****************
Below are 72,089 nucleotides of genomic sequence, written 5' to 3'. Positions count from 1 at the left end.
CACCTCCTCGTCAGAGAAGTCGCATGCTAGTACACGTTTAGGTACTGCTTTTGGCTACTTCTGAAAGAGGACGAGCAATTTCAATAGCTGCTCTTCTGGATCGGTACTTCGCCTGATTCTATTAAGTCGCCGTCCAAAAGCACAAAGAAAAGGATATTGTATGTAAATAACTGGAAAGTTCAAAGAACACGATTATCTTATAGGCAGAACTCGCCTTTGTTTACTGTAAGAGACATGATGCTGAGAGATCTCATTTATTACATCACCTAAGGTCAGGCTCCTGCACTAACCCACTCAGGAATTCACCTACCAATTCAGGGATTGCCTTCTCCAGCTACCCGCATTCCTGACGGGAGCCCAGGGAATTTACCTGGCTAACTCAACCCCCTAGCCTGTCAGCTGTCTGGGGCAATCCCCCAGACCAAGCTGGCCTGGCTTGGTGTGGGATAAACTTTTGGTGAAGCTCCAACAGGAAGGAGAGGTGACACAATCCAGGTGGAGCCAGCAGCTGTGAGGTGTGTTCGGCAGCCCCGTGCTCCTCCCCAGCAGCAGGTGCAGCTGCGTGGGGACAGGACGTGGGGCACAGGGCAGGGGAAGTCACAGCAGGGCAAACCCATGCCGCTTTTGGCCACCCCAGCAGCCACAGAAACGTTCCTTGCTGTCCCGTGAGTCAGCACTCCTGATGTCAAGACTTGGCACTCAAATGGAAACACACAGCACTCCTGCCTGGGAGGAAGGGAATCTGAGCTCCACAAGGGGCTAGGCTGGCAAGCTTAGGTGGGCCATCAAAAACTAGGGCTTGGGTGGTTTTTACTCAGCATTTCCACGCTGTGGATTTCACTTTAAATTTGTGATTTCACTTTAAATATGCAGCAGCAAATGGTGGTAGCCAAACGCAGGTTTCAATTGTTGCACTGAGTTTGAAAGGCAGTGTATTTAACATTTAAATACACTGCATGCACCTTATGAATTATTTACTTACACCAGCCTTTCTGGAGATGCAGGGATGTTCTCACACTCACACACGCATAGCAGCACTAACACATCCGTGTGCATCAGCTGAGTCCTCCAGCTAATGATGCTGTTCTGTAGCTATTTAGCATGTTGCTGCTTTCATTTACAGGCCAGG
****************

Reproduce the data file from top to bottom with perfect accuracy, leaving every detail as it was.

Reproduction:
Below are 72,089 nucleotides of genomic sequence, written 5' to 3'. Positions count from 1 at the left end.
CACCTCCTCGTCAGAGAAGTCGCATGCTAGTACACGTTTAGGTACTGCTTTTGGCTACTTCTGAAAGAGGACGAGCAATTTCAATAGCTGCTCTTCTGGATCGGTACTTCGCCTGATTCTATTAAGTCGCCGTCCAAAAGCACAAAGAAAAGGATATTGTATGTAAATAACTGGAAAGTTCAAAGAACACGATTATCTTATAGGCAGAACTCGCCTTTGTTTACTGTAAGAGACATGATGCTGAGAGATCTCATTTATTACATCACCTAAGGTCAGGCTCCTGCACTAACCCACTCAGGAATTCACCTACCAATTCAGGGATTGCCTTCTCCAGCTACCCGCATTCCTGACGGGAGCCCAGGGAATTTACCTGGCTAACTCAACCCCCTAGCCTGTCAGCTGTCTGGGGCAATCCCCCAGACCAAGCTGGCCTGGCTTGGTGTGGGATAAACTTTTGGTGAAGCTCCAACAGGAAGGAGAGGTGACACAATCCAGGTGGAGCCAGCAGCTGTGAGGTGTGTTCGGCAGCCCCGTGCTCCTCCCCAGCAGCAGGTGCAGCTGCGTGGGGACAGGACGTGGGGCACAGGGCAGGGGAAGTCACAGCAGGGCAAACCCATGCCGCTTTTGGCCACCCCAGCAGCCACAGAAACGTTCCTTGCTGTCCCGTGAGTCAGCACTCCTGATGTCAAGACTTGGCACTCAAATGGAAACACACAGCACTCCTGCCTGGGAGGAAGGGAATCTGAGCTCCACAAGGGGCTAGGCTGGCAAGCTTAGGTGGGCCATCAAAAACTAGGGCTTGGGTGGTTTTTACTCAGCATTTCCACGCTGTGGATTTCACTTTAAATTTGTGATTTCACTTTAAATATGCAGCAGCAAATGGTGGTAGCCAAACGCAGGTTTCAATTGTTGCACTGAGTTTGAAAGGCAGTGTATTTAACATTTAAATACACTGCATGCACCTTATGAATTATTTACTTACACCAGCCTTTCTGGAGATGCAGGGATGTTCTCACACTCACACACGCATAGCAGCACTAACACATCCGTGTGCATCAGCTGAGTCCTCCAGCTAATGATGCTGTTCTGTAGCTATTTAGCATGTTGCTGCTTTCATTTACAGGCCAGG